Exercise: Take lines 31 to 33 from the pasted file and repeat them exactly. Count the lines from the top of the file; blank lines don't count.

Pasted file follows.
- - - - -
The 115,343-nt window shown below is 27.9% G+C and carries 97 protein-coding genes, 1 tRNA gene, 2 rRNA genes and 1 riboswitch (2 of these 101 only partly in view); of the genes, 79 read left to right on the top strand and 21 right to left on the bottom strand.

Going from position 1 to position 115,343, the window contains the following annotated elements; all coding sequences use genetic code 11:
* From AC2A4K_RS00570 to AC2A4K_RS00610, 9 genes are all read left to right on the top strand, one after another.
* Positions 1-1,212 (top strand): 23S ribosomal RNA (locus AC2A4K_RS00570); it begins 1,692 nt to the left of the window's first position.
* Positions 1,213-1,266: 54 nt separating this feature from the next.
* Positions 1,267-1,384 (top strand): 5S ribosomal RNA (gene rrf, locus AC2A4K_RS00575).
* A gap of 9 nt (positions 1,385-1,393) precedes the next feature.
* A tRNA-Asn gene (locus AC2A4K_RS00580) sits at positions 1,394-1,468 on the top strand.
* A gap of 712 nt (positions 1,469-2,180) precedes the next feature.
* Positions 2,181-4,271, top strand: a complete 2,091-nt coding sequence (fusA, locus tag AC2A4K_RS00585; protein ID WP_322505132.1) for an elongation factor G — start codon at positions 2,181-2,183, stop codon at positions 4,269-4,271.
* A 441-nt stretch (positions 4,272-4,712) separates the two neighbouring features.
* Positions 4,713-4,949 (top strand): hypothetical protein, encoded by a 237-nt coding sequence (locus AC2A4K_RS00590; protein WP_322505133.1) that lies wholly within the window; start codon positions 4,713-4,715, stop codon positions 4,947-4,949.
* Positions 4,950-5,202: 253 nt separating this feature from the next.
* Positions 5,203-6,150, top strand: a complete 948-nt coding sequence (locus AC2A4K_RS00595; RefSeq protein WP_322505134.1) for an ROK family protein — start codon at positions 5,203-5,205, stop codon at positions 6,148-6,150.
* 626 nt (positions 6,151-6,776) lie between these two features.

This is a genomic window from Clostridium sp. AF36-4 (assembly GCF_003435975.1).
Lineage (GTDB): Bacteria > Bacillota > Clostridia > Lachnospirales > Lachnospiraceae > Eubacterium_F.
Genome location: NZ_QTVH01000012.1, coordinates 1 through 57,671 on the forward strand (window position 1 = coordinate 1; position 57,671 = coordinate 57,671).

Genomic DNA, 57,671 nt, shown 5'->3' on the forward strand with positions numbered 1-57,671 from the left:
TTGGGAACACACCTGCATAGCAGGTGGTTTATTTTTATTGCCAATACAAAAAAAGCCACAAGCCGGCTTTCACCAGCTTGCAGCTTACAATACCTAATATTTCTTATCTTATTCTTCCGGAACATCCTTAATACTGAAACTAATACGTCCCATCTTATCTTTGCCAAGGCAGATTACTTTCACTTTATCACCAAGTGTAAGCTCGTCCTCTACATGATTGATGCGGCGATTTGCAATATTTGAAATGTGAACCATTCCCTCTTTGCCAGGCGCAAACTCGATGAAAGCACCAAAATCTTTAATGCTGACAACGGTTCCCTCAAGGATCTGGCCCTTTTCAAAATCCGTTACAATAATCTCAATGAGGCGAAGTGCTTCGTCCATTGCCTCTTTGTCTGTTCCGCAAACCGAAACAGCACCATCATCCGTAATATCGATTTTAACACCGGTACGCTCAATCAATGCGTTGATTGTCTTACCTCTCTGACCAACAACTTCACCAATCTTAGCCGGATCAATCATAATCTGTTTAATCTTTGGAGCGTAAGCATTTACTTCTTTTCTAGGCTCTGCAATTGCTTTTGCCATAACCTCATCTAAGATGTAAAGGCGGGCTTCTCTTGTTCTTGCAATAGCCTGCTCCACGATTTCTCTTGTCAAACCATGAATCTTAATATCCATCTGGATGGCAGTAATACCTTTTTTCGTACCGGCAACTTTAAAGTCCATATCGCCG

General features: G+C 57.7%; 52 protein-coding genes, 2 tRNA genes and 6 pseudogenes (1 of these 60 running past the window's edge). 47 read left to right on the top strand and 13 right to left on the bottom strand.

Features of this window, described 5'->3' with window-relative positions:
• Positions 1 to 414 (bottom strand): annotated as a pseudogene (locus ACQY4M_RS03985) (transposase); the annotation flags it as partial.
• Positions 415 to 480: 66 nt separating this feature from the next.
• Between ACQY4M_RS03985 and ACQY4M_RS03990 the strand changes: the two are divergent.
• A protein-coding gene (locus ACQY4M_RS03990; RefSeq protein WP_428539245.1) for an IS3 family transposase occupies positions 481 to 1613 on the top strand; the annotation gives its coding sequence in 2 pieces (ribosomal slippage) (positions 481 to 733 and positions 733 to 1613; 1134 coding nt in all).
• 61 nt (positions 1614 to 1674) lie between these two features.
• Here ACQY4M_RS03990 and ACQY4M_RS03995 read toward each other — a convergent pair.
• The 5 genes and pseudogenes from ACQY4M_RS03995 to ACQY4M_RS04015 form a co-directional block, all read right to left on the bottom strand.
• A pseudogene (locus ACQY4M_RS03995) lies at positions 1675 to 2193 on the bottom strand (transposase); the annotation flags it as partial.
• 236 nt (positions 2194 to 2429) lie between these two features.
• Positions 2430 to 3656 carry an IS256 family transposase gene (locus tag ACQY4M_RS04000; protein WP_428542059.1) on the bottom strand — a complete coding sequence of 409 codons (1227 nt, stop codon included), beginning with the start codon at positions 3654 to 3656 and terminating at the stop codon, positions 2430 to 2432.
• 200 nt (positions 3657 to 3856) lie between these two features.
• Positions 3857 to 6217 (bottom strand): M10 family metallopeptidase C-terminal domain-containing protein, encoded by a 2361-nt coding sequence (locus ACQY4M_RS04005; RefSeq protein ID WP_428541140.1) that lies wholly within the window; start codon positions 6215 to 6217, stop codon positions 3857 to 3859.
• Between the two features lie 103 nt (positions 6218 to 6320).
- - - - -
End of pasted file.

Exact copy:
• 236 nt (positions 2194 to 2429) lie between these two features.
• Positions 2430 to 3656 carry an IS256 family transposase gene (locus tag ACQY4M_RS04000; protein WP_428542059.1) on the bottom strand — a complete coding sequence of 409 codons (1227 nt, stop codon included), beginning with the start codon at positions 3654 to 3656 and terminating at the stop codon, positions 2430 to 2432.
• 200 nt (positions 3657 to 3856) lie between these two features.